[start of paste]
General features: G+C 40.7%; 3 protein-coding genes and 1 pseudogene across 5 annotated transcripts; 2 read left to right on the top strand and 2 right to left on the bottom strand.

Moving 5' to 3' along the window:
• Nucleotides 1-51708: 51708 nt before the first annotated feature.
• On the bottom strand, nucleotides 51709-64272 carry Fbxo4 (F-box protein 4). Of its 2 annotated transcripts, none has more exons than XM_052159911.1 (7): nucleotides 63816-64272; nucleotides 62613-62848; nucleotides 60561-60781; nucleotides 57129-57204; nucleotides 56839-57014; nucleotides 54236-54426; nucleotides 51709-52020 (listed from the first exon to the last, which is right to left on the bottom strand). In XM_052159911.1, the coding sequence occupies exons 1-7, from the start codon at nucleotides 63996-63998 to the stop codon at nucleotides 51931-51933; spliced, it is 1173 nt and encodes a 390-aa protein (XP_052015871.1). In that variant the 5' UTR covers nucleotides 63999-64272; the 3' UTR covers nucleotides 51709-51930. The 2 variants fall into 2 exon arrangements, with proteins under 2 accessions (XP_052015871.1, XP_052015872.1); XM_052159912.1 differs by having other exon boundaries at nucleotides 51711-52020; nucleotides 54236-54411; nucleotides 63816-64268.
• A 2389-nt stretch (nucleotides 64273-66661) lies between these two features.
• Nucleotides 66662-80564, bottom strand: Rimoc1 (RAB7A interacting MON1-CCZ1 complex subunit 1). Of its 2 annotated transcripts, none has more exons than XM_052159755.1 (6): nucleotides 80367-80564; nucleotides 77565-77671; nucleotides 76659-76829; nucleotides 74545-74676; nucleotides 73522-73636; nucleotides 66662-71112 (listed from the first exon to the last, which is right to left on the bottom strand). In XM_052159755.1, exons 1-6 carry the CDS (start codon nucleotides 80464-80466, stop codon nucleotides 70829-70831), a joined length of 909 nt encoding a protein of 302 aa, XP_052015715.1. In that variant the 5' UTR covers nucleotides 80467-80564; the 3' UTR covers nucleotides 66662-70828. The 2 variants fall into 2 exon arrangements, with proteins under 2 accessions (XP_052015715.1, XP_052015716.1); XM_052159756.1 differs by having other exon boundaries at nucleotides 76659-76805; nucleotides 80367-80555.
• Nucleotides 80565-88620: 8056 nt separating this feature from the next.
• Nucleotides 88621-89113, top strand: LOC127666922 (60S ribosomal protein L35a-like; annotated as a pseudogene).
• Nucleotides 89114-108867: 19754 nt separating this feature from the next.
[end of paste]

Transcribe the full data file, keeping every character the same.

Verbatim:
General features: G+C 40.7%; 3 protein-coding genes and 1 pseudogene across 5 annotated transcripts; 2 read left to right on the top strand and 2 right to left on the bottom strand.

Moving 5' to 3' along the window:
• Nucleotides 1-51708: 51708 nt before the first annotated feature.
• On the bottom strand, nucleotides 51709-64272 carry Fbxo4 (F-box protein 4). Of its 2 annotated transcripts, none has more exons than XM_052159911.1 (7): nucleotides 63816-64272; nucleotides 62613-62848; nucleotides 60561-60781; nucleotides 57129-57204; nucleotides 56839-57014; nucleotides 54236-54426; nucleotides 51709-52020 (listed from the first exon to the last, which is right to left on the bottom strand). In XM_052159911.1, the coding sequence occupies exons 1-7, from the start codon at nucleotides 63996-63998 to the stop codon at nucleotides 51931-51933; spliced, it is 1173 nt and encodes a 390-aa protein (XP_052015871.1). In that variant the 5' UTR covers nucleotides 63999-64272; the 3' UTR covers nucleotides 51709-51930. The 2 variants fall into 2 exon arrangements, with proteins under 2 accessions (XP_052015871.1, XP_052015872.1); XM_052159912.1 differs by having other exon boundaries at nucleotides 51711-52020; nucleotides 54236-54411; nucleotides 63816-64268.
• A 2389-nt stretch (nucleotides 64273-66661) lies between these two features.
• Nucleotides 66662-80564, bottom strand: Rimoc1 (RAB7A interacting MON1-CCZ1 complex subunit 1). Of its 2 annotated transcripts, none has more exons than XM_052159755.1 (6): nucleotides 80367-80564; nucleotides 77565-77671; nucleotides 76659-76829; nucleotides 74545-74676; nucleotides 73522-73636; nucleotides 66662-71112 (listed from the first exon to the last, which is right to left on the bottom strand). In XM_052159755.1, exons 1-6 carry the CDS (start codon nucleotides 80464-80466, stop codon nucleotides 70829-70831), a joined length of 909 nt encoding a protein of 302 aa, XP_052015715.1. In that variant the 5' UTR covers nucleotides 80467-80564; the 3' UTR covers nucleotides 66662-70828. The 2 variants fall into 2 exon arrangements, with proteins under 2 accessions (XP_052015715.1, XP_052015716.1); XM_052159756.1 differs by having other exon boundaries at nucleotides 76659-76805; nucleotides 80367-80555.
• Nucleotides 80565-88620: 8056 nt separating this feature from the next.
• Nucleotides 88621-89113, top strand: LOC127666922 (60S ribosomal protein L35a-like; annotated as a pseudogene).
• Nucleotides 89114-108867: 19754 nt separating this feature from the next.